The legalities and concerns surrounding broker payment of compensation, incentives, referral fees, rebates and inducements will be among items discussed during the next IAR Legal Webinar, beginning at 9:30 a.m. Aug. 20. The legal team will also cover some recurring issues that have arisen in the context of the relationship between the brokerage companies and their clients.
The hour-long, members-only webinar, “Back to School, Fall 2015,” will be hosted by IAR Legal Helpline Attorney Jeffrey T. Baker and IAR Legal Hotline Attorney Betsy Urbance. Also on the agenda are updates about drones, TRID and developments with state legislation.
If you have a question you’d like addressed during the webinar, please send it in advance to firstname.lastname@example.org. Although questions will be answered during the webinar, priority will be given to those received in advance.
Since space is limited for webinars, members who aren’t able to log in on Thursday morning will be able to access a recording within 48 hours of its completion.
(l to r) Lawrence Yun, Dan Wagner and Bill Brown
Dan Wagner told REALTOR® association leaders on Monday how important it is for Congress not to repeal Section 1031 like-kind exchanges.
Wagner, president-elect of the Chicago Association of REALTORS® and a member of the IAR board of directors, appeared on a real estate economic update panel with NAR First Vice President Bill Brown and NAR Chief Economist Lawrence Yun. The panel was held at the NAR Leadership Summit for incoming association leaders.
Wagner, who is Senior Vice President Government Relations for the Inland Real Estate Group of Companies, Inc., has been actively involved in pushing for congressional support of the 1031 Exchange legislation.
Wagner said the 1031 exchange is an important tool for commercial property owners. Through 1031 Exchange rules, companies are better able to create jobs by putting money into renovating properties, making them more energy efficient and following green initiatives, Wagner said.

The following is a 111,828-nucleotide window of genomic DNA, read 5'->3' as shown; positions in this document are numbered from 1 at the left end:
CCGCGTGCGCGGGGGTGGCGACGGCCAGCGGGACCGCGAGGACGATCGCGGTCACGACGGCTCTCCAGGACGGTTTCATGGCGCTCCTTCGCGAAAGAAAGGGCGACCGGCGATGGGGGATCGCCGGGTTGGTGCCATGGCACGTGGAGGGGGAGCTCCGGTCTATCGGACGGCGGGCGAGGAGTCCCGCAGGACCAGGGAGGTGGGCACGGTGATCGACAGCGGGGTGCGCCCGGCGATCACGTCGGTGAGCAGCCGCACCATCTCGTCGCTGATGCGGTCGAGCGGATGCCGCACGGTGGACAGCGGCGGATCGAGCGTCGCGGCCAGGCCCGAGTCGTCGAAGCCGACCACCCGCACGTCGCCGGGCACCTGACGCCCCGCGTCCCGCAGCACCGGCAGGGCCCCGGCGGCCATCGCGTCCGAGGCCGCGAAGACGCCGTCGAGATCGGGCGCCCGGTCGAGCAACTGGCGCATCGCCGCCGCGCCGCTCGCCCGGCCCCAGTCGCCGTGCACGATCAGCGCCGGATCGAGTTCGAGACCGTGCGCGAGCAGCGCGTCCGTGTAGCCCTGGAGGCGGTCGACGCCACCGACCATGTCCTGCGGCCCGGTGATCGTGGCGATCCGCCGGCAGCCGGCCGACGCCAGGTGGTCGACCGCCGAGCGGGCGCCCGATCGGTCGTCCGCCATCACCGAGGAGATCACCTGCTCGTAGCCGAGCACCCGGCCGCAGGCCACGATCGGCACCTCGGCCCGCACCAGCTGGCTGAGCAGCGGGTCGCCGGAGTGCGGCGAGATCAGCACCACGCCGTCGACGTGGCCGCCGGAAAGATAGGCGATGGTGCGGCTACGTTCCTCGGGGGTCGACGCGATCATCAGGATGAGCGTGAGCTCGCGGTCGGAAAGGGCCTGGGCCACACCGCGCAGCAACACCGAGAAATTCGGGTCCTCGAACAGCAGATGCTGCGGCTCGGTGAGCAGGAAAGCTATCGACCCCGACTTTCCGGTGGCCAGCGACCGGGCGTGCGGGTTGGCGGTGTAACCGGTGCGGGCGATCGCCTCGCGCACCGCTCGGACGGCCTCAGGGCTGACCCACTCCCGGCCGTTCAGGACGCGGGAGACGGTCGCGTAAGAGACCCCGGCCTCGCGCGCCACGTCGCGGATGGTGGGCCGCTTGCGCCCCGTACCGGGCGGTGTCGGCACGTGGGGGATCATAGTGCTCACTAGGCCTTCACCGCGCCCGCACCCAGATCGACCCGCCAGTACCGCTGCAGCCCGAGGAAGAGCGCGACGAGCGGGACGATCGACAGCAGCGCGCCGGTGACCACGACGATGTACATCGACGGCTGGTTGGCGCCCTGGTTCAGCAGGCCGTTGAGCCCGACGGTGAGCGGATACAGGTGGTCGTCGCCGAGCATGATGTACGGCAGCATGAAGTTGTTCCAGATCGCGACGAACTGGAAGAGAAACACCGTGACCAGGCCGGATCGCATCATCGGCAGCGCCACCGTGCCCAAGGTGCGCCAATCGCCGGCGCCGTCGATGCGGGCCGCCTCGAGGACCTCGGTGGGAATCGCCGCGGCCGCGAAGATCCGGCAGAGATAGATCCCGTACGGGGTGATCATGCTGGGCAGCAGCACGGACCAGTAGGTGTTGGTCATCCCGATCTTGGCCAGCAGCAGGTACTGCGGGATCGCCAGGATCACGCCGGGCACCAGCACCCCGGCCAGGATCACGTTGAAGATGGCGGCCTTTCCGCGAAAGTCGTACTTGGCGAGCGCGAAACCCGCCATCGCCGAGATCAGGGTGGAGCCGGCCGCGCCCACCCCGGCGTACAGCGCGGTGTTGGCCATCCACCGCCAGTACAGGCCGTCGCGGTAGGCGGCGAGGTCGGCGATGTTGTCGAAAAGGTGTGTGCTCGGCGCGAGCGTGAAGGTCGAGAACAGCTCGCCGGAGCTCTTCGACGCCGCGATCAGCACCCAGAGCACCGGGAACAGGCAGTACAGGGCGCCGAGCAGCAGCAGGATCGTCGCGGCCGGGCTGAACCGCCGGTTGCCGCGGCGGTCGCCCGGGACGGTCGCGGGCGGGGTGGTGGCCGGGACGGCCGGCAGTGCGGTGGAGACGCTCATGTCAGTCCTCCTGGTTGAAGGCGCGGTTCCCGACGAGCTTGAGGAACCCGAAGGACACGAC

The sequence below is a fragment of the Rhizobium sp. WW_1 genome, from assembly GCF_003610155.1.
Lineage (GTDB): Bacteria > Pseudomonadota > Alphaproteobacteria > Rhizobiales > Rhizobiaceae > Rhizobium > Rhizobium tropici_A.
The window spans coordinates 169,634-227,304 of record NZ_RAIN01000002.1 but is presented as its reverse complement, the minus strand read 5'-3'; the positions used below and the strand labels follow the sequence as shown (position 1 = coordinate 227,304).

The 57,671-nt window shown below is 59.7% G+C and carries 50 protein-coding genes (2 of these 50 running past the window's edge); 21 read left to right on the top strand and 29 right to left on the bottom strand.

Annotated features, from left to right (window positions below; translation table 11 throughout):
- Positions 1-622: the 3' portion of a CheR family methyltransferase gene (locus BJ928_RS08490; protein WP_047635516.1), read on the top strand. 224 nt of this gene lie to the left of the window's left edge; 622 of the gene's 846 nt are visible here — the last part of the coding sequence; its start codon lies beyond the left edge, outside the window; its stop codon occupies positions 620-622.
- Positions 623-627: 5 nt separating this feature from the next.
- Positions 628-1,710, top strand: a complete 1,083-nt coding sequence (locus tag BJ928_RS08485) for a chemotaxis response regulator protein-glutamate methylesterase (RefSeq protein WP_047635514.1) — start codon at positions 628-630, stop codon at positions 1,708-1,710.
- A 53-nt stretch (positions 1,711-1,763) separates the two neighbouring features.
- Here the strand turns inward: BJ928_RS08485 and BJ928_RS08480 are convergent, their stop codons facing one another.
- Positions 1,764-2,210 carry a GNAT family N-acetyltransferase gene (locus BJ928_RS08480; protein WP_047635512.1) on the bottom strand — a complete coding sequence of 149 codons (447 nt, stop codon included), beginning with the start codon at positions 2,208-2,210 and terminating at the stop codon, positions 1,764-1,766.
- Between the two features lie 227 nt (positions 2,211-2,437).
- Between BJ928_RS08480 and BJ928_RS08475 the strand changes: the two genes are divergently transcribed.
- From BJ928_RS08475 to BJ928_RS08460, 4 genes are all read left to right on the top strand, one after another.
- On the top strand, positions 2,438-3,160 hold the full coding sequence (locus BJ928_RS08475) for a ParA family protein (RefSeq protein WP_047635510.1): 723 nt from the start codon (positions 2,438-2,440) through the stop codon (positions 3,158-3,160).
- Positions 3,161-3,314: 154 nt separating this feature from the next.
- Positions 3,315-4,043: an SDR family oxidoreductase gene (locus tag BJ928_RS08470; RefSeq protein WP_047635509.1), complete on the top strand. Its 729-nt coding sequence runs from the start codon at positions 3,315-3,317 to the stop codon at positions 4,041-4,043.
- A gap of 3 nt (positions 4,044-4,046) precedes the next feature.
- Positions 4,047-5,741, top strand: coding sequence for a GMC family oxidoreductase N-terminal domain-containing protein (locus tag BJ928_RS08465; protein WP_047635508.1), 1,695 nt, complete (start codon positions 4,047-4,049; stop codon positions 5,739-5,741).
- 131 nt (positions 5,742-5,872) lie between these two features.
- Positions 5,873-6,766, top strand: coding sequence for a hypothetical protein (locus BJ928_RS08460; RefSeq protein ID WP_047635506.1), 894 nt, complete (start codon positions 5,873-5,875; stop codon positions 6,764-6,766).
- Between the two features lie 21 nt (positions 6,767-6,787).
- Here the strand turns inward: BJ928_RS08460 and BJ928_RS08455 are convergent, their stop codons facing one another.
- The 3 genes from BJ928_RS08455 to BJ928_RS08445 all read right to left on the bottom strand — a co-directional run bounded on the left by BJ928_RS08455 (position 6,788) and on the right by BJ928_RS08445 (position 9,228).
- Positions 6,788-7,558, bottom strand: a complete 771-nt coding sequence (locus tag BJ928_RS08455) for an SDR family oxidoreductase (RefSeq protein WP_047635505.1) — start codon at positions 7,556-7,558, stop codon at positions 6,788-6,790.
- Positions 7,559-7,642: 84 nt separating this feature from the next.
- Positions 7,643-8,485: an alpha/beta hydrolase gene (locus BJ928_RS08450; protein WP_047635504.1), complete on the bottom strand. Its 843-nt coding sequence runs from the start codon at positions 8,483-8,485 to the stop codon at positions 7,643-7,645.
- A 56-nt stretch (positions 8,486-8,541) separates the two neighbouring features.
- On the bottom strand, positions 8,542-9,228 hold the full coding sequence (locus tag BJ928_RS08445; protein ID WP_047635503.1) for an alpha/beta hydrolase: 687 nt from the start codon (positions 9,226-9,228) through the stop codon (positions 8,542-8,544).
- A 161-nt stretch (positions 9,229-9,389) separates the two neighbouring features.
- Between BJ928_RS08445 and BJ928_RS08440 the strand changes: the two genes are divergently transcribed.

1031 Exchanges are tax code provisions which allow investors to defer capital gains taxes when they sell a property and purchase another similar property. Inland Real Estate Group deals extensively in commercial office and retail properties, and has frequently used the 1031 Exchange rules.
During their discussion, Wagner and Yun touched upon the subject of rising interest rates and their effect on capitalization rates. Wagner noted that while suburban office buildings, unanchored strip centers and interior malls are suffering from vacancies and decreasing rents, other retail establishments and apartment rentals seem to be very profitable.
Have you ever heard of a broker whose client’s money was stolen during a closing?
In the NAR’s latest edition of “Window to the Law,” that’s just one of the real-life scenarios you can learn to protect yourself from. In “Cyberscams and the Real Estate Professional,” NAR Associate Counsel Jessica Edgerton says hackers interested in stealing large amounts of money during closings will gain access to a broker’s computer well in advance of the transaction and surreptitiously collect enough details to allow them to impersonate one of the parties.
They may send an email to a broker, pretending to be one of the parties involved in the transaction, hoping to get the buyer to transfer money electronically into a phony account.